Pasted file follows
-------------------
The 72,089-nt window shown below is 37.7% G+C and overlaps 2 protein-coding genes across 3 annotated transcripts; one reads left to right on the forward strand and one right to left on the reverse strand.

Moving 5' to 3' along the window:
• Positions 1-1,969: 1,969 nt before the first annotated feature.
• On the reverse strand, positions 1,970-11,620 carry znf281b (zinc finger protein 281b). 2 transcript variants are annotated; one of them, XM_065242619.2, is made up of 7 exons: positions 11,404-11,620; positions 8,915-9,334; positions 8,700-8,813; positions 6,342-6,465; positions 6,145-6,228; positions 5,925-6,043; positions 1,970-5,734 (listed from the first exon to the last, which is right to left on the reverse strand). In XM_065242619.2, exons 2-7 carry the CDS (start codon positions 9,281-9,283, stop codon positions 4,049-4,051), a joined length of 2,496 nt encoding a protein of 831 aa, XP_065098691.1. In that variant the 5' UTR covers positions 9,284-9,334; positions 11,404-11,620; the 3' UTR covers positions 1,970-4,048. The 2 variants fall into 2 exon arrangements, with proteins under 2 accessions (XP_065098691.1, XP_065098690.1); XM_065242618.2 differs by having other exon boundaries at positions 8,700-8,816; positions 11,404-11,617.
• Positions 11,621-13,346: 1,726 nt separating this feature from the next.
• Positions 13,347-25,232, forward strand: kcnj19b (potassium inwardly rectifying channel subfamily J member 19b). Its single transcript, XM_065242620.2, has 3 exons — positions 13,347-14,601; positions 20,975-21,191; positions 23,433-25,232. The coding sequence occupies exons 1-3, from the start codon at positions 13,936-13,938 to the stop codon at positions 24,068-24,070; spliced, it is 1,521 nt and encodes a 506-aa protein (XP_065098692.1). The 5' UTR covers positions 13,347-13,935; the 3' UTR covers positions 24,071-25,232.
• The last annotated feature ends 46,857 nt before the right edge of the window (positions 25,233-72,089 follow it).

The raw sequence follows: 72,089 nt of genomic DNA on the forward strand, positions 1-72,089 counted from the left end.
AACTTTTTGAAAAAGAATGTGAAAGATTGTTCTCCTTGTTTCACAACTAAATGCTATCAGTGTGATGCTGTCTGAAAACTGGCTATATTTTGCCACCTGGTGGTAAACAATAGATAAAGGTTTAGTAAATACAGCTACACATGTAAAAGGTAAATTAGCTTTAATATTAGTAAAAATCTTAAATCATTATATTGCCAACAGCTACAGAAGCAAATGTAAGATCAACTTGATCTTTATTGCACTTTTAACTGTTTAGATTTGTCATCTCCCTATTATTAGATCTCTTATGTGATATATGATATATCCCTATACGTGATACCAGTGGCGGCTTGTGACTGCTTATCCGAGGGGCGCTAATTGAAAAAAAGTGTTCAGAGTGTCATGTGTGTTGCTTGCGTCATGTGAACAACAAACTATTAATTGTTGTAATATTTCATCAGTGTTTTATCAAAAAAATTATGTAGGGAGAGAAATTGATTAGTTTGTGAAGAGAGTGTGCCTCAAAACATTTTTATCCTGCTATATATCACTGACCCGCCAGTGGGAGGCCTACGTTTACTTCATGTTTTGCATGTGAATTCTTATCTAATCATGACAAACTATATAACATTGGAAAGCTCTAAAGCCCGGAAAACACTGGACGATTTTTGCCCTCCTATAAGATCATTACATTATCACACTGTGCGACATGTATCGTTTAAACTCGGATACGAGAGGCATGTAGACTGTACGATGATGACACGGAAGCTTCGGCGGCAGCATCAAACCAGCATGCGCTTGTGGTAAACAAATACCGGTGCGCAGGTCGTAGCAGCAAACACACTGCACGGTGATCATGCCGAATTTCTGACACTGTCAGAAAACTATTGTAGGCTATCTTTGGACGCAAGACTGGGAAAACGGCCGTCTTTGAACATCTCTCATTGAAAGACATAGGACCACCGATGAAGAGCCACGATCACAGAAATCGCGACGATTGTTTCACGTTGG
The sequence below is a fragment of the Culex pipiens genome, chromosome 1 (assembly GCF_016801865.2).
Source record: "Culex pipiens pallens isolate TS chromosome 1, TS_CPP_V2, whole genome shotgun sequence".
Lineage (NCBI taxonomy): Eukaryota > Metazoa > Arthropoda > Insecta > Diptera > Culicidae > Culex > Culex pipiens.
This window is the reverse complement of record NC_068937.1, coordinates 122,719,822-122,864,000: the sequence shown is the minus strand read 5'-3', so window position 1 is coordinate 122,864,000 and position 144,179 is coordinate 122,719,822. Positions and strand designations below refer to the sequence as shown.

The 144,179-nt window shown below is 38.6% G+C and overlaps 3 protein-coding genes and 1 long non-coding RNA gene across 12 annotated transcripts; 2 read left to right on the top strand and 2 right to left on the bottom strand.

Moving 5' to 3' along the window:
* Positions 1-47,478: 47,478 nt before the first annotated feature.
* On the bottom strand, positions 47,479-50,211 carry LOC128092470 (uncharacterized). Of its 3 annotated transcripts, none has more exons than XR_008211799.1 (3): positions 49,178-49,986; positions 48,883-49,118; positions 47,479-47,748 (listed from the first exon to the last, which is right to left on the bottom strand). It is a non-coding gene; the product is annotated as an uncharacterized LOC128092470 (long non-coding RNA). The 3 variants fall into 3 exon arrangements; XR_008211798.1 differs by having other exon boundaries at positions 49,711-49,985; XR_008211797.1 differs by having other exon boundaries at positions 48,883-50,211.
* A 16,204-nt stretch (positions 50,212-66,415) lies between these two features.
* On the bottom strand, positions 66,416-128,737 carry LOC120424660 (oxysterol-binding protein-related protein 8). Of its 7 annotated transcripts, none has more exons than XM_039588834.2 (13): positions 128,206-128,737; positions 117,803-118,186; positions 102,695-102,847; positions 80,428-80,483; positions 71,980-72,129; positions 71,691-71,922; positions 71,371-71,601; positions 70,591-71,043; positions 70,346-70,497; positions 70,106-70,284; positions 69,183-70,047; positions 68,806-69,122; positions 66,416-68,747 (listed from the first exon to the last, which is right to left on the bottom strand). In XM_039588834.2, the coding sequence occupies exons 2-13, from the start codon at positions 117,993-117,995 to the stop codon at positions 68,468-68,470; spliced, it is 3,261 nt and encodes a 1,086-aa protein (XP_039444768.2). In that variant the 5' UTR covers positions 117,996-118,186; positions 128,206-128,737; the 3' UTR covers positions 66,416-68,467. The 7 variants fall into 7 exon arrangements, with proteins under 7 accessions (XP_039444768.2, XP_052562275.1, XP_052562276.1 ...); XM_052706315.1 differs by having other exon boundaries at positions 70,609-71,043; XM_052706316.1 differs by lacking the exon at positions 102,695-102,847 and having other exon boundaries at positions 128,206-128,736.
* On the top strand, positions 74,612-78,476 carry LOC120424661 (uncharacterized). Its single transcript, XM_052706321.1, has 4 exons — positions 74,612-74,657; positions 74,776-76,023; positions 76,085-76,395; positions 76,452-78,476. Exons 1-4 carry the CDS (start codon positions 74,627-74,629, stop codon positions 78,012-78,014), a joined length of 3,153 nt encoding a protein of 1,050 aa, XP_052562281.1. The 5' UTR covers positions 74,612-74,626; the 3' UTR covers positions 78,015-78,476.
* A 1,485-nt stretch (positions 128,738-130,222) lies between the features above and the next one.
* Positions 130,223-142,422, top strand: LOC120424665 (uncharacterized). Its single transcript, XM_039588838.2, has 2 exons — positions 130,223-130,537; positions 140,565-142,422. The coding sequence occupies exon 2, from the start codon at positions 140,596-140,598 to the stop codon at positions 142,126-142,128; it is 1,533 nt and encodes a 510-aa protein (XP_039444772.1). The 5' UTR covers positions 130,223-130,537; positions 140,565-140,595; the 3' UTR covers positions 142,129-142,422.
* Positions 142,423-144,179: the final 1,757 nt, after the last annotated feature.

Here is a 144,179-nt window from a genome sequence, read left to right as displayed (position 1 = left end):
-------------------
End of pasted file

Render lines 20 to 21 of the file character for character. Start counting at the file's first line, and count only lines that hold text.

* On the top strand, positions 74,612-78,476 carry LOC120424661 (uncharacterized). Its single transcript, XM_052706321.1, has 4 exons — positions 74,612-74,657; positions 74,776-76,023; positions 76,085-76,395; positions 76,452-78,476. Exons 1-4 carry the CDS (start codon positions 74,627-74,629, stop codon positions 78,012-78,014), a joined length of 3,153 nt encoding a protein of 1,050 aa, XP_052562281.1. The 5' UTR covers positions 74,612-74,626; the 3' UTR covers positions 78,015-78,476.
* A 1,485-nt stretch (positions 128,738-130,222) lies between the features above and the next one.